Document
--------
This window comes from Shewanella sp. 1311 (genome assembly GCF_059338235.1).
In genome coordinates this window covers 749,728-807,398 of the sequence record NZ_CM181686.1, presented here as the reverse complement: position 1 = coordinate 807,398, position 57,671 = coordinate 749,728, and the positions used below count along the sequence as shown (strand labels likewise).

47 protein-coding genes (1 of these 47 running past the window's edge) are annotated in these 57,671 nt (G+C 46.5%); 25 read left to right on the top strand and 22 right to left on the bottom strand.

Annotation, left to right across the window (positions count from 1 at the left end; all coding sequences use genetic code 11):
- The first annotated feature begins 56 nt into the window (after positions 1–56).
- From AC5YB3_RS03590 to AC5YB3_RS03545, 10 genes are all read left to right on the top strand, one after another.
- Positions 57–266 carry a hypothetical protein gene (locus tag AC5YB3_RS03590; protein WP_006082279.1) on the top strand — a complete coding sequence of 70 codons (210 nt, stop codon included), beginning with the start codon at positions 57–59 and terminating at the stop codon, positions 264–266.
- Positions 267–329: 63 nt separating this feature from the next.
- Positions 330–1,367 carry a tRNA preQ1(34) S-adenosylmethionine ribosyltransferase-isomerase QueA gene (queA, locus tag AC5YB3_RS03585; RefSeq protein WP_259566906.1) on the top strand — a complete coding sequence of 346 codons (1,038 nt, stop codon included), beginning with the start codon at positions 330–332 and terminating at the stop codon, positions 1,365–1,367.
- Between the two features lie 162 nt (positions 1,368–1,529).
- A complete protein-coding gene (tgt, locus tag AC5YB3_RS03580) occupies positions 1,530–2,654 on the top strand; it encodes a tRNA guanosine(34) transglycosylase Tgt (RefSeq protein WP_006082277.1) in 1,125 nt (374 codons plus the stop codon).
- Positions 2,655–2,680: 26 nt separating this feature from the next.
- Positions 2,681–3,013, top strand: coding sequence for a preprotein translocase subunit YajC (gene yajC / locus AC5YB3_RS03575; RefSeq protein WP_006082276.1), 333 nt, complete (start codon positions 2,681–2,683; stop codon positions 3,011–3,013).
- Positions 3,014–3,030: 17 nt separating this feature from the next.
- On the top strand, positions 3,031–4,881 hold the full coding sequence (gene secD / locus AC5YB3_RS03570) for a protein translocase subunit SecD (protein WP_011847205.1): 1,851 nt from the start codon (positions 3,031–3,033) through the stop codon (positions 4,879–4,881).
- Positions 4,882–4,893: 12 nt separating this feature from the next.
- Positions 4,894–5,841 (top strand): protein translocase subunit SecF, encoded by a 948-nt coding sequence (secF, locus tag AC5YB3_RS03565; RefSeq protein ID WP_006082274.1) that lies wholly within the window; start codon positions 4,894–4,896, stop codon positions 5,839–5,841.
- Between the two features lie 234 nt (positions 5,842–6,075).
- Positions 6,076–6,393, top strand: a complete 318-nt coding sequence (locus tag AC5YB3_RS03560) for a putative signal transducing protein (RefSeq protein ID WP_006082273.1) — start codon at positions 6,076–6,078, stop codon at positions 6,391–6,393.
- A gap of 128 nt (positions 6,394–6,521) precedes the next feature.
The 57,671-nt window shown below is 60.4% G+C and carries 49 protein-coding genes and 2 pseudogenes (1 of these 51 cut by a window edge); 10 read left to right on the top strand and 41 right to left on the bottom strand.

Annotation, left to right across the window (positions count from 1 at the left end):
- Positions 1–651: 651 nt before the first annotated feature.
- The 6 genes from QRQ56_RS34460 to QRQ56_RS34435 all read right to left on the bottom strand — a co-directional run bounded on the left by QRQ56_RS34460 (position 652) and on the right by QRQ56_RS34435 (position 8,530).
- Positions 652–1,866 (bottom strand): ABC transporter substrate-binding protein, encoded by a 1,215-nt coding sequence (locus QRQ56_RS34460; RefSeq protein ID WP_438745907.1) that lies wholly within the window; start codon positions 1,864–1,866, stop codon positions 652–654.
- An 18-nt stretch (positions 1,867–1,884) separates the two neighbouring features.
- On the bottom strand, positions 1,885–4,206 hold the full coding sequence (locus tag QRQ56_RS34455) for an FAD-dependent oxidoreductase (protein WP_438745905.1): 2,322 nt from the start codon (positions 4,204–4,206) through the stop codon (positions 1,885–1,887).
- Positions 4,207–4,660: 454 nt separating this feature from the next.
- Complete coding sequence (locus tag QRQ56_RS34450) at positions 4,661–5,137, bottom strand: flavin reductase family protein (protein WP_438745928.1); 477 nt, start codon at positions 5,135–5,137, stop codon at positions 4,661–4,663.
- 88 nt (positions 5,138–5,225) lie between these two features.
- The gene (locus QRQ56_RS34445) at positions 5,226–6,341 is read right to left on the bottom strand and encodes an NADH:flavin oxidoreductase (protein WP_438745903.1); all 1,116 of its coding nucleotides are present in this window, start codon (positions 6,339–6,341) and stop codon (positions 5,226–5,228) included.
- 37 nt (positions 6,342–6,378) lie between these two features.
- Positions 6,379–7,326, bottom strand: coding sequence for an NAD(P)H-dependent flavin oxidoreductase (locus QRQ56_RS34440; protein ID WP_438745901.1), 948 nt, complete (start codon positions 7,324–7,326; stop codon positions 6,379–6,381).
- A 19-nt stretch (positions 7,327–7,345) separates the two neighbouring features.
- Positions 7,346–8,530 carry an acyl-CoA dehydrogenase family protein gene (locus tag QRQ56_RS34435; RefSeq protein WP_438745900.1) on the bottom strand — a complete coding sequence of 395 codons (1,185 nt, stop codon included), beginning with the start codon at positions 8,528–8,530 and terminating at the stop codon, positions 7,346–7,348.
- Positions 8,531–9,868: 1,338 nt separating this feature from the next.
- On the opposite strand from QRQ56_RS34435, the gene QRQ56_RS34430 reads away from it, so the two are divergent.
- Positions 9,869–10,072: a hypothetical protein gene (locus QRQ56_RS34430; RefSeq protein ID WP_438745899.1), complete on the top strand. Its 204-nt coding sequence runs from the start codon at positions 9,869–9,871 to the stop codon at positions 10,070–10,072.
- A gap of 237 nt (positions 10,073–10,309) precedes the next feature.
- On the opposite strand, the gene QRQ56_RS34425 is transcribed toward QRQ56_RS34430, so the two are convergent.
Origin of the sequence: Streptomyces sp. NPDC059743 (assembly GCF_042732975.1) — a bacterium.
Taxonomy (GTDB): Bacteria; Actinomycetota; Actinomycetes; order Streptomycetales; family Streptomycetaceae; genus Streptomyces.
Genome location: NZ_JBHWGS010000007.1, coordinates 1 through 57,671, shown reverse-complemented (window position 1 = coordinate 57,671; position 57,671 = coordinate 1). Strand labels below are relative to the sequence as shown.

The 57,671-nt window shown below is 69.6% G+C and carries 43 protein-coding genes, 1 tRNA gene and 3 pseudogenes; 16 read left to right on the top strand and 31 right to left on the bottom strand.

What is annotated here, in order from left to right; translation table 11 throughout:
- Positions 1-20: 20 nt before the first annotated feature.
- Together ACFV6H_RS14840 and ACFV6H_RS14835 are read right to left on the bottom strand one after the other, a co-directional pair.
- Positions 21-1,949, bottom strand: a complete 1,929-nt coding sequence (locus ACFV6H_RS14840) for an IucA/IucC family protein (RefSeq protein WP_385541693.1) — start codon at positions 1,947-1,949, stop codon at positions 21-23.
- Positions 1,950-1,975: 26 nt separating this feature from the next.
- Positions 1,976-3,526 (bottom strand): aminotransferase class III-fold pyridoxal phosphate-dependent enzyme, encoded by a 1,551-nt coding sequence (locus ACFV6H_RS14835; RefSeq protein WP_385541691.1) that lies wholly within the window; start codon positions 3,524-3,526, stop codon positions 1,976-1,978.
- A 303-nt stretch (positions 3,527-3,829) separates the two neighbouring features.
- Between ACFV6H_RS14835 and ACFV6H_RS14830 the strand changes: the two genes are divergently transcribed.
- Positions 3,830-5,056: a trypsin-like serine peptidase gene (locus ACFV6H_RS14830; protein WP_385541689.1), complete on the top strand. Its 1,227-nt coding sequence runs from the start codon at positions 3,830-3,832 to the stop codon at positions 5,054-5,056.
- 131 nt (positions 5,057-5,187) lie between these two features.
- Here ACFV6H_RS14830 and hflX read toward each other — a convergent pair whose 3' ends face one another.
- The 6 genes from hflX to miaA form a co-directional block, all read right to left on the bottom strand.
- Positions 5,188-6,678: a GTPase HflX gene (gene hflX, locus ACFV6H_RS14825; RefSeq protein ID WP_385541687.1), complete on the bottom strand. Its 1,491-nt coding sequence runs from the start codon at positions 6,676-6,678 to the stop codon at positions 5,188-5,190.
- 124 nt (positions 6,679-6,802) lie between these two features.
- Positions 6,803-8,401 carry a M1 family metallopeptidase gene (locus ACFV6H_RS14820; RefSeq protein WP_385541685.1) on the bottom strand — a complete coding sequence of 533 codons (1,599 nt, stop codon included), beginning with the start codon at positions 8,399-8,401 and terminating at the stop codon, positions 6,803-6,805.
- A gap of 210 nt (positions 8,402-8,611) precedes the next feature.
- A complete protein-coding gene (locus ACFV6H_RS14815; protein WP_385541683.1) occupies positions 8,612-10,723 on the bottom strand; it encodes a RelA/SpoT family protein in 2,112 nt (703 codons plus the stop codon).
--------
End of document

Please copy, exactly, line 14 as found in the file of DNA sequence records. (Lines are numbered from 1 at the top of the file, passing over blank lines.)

- Positions 3,014–3,030: 17 nt separating this feature from the next.